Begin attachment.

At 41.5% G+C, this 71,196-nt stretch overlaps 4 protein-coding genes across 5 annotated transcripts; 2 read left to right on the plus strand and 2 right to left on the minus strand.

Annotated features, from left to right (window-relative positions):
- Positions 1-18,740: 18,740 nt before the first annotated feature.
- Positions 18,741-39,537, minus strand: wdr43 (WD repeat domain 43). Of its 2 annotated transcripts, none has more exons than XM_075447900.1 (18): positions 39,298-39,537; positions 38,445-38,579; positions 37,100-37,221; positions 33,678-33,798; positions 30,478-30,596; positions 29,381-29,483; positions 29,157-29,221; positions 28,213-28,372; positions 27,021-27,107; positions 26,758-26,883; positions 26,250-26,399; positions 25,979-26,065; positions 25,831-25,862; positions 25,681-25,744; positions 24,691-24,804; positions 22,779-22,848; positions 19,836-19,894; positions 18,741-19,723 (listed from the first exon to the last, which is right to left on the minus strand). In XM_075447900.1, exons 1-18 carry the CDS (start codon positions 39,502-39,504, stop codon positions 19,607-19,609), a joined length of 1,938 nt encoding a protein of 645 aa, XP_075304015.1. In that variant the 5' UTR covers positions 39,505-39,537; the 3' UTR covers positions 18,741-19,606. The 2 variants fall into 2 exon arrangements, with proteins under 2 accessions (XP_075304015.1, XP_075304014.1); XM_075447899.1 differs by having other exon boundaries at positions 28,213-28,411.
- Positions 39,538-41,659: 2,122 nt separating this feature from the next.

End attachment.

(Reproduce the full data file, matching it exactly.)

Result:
At 41.5% G+C, this 71,196-nt stretch overlaps 4 protein-coding genes across 5 annotated transcripts; 2 read left to right on the plus strand and 2 right to left on the minus strand.

Annotated features, from left to right (window-relative positions):
- Positions 1-18,740: 18,740 nt before the first annotated feature.
- Positions 18,741-39,537, minus strand: wdr43 (WD repeat domain 43). Of its 2 annotated transcripts, none has more exons than XM_075447900.1 (18): positions 39,298-39,537; positions 38,445-38,579; positions 37,100-37,221; positions 33,678-33,798; positions 30,478-30,596; positions 29,381-29,483; positions 29,157-29,221; positions 28,213-28,372; positions 27,021-27,107; positions 26,758-26,883; positions 26,250-26,399; positions 25,979-26,065; positions 25,831-25,862; positions 25,681-25,744; positions 24,691-24,804; positions 22,779-22,848; positions 19,836-19,894; positions 18,741-19,723 (listed from the first exon to the last, which is right to left on the minus strand). In XM_075447900.1, exons 1-18 carry the CDS (start codon positions 39,502-39,504, stop codon positions 19,607-19,609), a joined length of 1,938 nt encoding a protein of 645 aa, XP_075304015.1. In that variant the 5' UTR covers positions 39,505-39,537; the 3' UTR covers positions 18,741-19,606. The 2 variants fall into 2 exon arrangements, with proteins under 2 accessions (XP_075304015.1, XP_075304014.1); XM_075447899.1 differs by having other exon boundaries at positions 28,213-28,411.
- Positions 39,538-41,659: 2,122 nt separating this feature from the next.